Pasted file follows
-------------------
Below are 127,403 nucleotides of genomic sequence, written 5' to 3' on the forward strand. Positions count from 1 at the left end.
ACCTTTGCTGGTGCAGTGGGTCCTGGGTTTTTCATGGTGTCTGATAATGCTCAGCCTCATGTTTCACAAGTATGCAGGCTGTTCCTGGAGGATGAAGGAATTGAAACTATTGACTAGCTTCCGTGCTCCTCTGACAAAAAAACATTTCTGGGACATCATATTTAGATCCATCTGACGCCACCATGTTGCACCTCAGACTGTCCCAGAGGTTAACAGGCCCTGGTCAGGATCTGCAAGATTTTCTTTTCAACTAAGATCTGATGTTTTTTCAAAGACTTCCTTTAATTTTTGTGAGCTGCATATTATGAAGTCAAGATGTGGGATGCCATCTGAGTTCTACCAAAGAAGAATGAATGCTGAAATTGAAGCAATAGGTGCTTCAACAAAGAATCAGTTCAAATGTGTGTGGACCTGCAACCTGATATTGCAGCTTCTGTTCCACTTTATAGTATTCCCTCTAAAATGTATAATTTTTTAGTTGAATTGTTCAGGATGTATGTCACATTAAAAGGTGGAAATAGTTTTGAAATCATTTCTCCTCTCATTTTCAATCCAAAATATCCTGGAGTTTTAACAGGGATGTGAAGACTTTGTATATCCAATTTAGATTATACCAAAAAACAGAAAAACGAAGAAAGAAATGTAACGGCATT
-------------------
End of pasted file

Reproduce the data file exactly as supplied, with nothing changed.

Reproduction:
Below are 127,403 nucleotides of genomic sequence, written 5' to 3' on the forward strand. Positions count from 1 at the left end.
ACCTTTGCTGGTGCAGTGGGTCCTGGGTTTTTCATGGTGTCTGATAATGCTCAGCCTCATGTTTCACAAGTATGCAGGCTGTTCCTGGAGGATGAAGGAATTGAAACTATTGACTAGCTTCCGTGCTCCTCTGACAAAAAAACATTTCTGGGACATCATATTTAGATCCATCTGACGCCACCATGTTGCACCTCAGACTGTCCCAGAGGTTAACAGGCCCTGGTCAGGATCTGCAAGATTTTCTTTTCAACTAAGATCTGATGTTTTTTCAAAGACTTCCTTTAATTTTTGTGAGCTGCATATTATGAAGTCAAGATGTGGGATGCCATCTGAGTTCTACCAAAGAAGAATGAATGCTGAAATTGAAGCAATAGGTGCTTCAACAAAGAATCAGTTCAAATGTGTGTGGACCTGCAACCTGATATTGCAGCTTCTGTTCCACTTTATAGTATTCCCTCTAAAATGTATAATTTTTTAGTTGAATTGTTCAGGATGTATGTCACATTAAAAGGTGGAAATAGTTTTGAAATCATTTCTCCTCTCATTTTCAATCCAAAATATCCTGGAGTTTTAACAGGGATGTGAAGACTTTGTATATCCAATTTAGATTATACCAAAAAACAGAAAAACGAAGAAAGAAATGTAACGGCATT